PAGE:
A makeover aims to transform your beauty and shopping habits and refresh your whole look, to renew you. It usually includes an assessment of the colours of clothes and make-up that suit you best, a hair cut, a full make-up, and some information and inspiration on how to combine colours and shapes of clothes to suit your body shape and skin tone. A makeover may include other treatments as well, such as a manicure, or longer-term options such as a health and fitness regime.
At some time or other, most of us have stared in horror at ourselves in the mirror, wearing an outfit that would look absolutely fantastic on... someone else. The allegedly-foolproof style of the little black dress may not necessarily be the foolproof option for you. Fashion and style are different animals.
A good makeover should do two things:
There's not a lot of point in trying to dress up to go to a makeover. One of the first things your therapist will do is to take off your make up and undo your hairdo. Wash your hair and face and wear comfortable clothes. With some makeovers, offered as part of a personal shopping service, you're likely to leave in a new outfit as well as having your face and hair done. With others, you'll get advice on how to shop for yourself.
You might prefer to have your consultation before the actual makeover itself. This will give you and the therapist time to assess each other and what you want done, and give you some time to think about the changes your therapist suggests.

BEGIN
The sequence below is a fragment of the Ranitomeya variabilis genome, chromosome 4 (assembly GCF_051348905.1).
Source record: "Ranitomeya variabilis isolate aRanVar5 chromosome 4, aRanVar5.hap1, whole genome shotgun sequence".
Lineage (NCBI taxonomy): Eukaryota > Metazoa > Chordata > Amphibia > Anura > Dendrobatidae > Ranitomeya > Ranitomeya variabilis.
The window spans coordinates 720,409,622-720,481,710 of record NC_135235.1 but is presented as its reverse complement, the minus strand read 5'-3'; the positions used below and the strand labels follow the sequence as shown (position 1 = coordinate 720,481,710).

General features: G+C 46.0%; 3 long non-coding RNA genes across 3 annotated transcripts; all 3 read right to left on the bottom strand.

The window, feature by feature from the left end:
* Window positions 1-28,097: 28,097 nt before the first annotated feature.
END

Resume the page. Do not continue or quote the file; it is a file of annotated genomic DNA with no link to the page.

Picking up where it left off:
Just do be prepared to be open to change, and enjoy it.
Different makeovers include different things. A makeover could be a simple consultation; or a haircut and make up; you might have a full program of detox and body treatments, a facial, a shopping trip and even life coaching, as well as an exercise regime to improve your health and fitness. An extreme makeover includes cosmetic surgery.
The basics would be a haircut and make-up, and sound advice about what colours and styles of beauty products, hair and clothes are likely to suit you best.
Whether you're having a makeover for a special occasion or just looking for DIY tips on how you can improve your appearance generally, the stylist should take some time to find out about you. You can discuss your skin and hair colour and texture, the demands of your lifestyle and your feelings about clothes and change. This will help your therapist to assess how much of a change you want, and what tips will be practical for you. Your therapist will probably show you swatches of skin tones, explain what spectrum of colours is likely to suit you, what hair colours and styles are likely to flatter your face shape, and generally help you work out what's best for you. Remember, whilst you are looking for a makeover, it is important that you feel comfortable with what your therapist is doing. If your therapist suggests something extreme and you're not comfortable with it, then say so. But at the same time, try to be adventurous.
After this consultation you are likely to have a haircut, possibly a colour, a light facial and a full make-up. Depending on the kind of makeover you're having, you may also get advice on what style of clothes will work best for you.
Use your therapist's expertise. Ask plenty of questions and make sure you get the most out of the day.
Allow plenty of time and look forward to it. Having a makeover can make you feel quite vulnerable or quite empowered depending on who is working with you, and how open you are to change.
You should leave a makeover feeling and looking great. If the makeover didn't include a new set of clothes, why not build in time to go shopping afterwards and really spoil yourself?
A wide range of makeovers is available which involve various levels of money, time and commitment. From a change of hair-style to a change of nose or lifestyle, a makeover should refresh and invigorate you and build your confidence. Types of makeover include:
20th May 2014
Warmth and sunshine; spas which take me away to another country; fruit infused waters; beach-worth pedicures; deep tissue massages.
High footfalls; treatments that over promise and under deliver; heavy lunches; loungers drapped in used towels.
Behind the scenes